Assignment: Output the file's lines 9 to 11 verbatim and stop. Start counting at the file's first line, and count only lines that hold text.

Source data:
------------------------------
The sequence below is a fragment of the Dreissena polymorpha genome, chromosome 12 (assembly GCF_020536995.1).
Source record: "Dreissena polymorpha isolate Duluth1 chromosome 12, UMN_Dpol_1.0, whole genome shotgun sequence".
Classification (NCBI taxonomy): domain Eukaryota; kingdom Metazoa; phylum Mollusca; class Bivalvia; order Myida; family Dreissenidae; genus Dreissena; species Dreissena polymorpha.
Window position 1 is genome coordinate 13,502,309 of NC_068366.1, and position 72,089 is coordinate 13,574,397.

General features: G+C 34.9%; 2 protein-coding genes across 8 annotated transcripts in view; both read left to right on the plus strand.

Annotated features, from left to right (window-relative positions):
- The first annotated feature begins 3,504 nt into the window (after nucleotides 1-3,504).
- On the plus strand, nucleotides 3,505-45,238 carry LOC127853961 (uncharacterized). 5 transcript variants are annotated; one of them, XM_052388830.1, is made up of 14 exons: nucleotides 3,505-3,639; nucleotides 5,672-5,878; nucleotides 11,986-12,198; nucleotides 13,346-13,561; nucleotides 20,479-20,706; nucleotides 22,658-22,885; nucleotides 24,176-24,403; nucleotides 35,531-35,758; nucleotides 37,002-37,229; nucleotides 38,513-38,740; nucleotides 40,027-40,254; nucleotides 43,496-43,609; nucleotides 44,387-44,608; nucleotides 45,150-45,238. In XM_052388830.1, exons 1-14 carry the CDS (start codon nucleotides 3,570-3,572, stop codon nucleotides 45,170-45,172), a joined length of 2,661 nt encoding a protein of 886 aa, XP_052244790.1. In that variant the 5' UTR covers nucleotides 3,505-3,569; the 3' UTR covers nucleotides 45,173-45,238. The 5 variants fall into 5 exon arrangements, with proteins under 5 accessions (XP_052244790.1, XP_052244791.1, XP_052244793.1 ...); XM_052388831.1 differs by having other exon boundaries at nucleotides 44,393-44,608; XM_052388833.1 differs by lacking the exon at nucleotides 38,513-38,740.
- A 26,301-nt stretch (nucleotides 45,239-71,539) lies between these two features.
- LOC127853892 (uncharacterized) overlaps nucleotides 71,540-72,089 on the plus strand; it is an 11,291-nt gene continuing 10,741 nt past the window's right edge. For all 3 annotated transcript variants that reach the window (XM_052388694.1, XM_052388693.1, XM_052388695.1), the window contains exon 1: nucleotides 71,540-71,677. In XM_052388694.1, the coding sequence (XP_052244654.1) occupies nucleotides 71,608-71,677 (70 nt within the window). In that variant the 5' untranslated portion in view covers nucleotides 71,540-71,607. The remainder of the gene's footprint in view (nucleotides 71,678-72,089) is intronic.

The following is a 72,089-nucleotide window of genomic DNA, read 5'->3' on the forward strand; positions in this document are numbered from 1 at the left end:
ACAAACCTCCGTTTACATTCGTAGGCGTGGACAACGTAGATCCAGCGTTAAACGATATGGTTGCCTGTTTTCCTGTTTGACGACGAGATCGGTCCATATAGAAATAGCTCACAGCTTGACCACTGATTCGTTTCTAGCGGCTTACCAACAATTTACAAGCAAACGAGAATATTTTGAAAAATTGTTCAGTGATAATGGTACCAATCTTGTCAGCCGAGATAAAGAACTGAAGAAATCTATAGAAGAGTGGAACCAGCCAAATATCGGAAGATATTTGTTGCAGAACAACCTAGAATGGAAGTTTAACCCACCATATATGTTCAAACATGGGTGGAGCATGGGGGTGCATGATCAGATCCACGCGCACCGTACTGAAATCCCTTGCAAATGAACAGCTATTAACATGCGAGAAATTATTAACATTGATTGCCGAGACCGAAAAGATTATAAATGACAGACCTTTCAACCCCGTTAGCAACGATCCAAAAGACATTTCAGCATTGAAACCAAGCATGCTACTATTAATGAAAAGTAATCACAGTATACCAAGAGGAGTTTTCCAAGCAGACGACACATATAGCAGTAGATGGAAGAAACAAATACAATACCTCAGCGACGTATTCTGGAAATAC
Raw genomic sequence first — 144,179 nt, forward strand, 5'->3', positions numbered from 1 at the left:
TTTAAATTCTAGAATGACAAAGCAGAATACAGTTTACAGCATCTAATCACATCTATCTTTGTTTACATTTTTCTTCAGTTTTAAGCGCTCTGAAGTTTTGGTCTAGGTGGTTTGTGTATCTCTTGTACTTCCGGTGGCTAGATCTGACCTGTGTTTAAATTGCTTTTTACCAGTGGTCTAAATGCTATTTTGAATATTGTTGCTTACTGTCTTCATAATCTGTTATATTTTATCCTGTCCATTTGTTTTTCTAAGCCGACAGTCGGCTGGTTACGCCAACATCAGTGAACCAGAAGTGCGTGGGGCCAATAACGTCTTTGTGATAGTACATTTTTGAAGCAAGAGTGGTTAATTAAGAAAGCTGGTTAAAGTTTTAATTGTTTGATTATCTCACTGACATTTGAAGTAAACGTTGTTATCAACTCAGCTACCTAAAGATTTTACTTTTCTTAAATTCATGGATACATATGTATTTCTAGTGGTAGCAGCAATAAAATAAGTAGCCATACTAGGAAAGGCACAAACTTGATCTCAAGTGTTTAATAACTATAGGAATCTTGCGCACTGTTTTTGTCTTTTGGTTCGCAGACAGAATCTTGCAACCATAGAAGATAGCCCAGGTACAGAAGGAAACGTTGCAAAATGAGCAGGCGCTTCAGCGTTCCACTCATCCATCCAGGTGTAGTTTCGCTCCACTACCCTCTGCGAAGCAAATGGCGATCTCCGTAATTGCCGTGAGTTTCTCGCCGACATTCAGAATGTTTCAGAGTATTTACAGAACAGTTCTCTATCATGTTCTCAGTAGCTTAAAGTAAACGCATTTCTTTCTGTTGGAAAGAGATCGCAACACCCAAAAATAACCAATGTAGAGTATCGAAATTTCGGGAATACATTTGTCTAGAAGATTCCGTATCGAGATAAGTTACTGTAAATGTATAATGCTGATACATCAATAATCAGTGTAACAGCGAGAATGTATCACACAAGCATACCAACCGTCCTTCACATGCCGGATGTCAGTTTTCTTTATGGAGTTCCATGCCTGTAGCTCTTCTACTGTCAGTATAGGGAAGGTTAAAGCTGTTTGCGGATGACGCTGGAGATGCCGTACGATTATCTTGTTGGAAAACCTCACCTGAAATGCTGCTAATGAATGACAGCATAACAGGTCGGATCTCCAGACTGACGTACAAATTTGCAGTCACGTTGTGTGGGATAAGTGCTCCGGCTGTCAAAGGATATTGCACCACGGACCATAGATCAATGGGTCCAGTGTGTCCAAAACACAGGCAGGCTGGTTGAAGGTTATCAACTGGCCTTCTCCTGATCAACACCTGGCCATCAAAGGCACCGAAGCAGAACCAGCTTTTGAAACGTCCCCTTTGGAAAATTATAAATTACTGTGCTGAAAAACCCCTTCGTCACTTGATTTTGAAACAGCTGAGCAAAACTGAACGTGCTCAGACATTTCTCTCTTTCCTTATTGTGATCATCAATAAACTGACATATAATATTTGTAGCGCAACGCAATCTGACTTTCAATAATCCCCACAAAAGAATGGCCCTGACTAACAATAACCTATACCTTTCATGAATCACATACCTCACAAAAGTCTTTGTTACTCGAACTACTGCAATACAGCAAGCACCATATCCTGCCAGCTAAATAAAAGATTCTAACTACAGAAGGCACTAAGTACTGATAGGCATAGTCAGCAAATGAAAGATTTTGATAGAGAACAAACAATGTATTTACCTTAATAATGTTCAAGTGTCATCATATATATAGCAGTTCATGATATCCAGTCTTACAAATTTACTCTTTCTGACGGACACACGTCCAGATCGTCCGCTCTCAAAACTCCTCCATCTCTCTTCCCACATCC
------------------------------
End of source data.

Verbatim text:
- A 26,301-nt stretch (nucleotides 45,239-71,539) lies between these two features.
- LOC127853892 (uncharacterized) overlaps nucleotides 71,540-72,089 on the plus strand; it is an 11,291-nt gene continuing 10,741 nt past the window's right edge. For all 3 annotated transcript variants that reach the window (XM_052388694.1, XM_052388693.1, XM_052388695.1), the window contains exon 1: nucleotides 71,540-71,677. In XM_052388694.1, the coding sequence (XP_052244654.1) occupies nucleotides 71,608-71,677 (70 nt within the window). In that variant the 5' untranslated portion in view covers nucleotides 71,540-71,607. The remainder of the gene's footprint in view (nucleotides 71,678-72,089) is intronic.

The following is a 72,089-nucleotide window of genomic DNA, read 5'->3' on the forward strand; positions in this document are numbered from 1 at the left end: